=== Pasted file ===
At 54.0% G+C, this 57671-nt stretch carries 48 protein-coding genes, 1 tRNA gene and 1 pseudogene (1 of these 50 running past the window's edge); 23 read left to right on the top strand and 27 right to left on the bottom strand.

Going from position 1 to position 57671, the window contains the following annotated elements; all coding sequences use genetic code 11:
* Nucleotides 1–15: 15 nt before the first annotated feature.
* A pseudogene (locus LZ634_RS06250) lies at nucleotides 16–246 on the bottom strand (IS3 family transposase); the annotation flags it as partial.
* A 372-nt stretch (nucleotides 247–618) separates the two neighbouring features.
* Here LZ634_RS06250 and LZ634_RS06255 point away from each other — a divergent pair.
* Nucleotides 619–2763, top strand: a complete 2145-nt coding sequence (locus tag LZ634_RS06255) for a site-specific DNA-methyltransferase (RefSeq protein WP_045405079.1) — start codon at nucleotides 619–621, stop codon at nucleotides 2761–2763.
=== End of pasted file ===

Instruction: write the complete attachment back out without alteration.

At 54.0% G+C, this 57671-nt stretch carries 48 protein-coding genes, 1 tRNA gene and 1 pseudogene (1 of these 50 running past the window's edge); 23 read left to right on the top strand and 27 right to left on the bottom strand.

Going from position 1 to position 57671, the window contains the following annotated elements; all coding sequences use genetic code 11:
* Nucleotides 1–15: 15 nt before the first annotated feature.
* A pseudogene (locus LZ634_RS06250) lies at nucleotides 16–246 on the bottom strand (IS3 family transposase); the annotation flags it as partial.
* A 372-nt stretch (nucleotides 247–618) separates the two neighbouring features.
* Here LZ634_RS06250 and LZ634_RS06255 point away from each other — a divergent pair.
* Nucleotides 619–2763, top strand: a complete 2145-nt coding sequence (locus tag LZ634_RS06255) for a site-specific DNA-methyltransferase (RefSeq protein WP_045405079.1) — start codon at nucleotides 619–621, stop codon at nucleotides 2761–2763.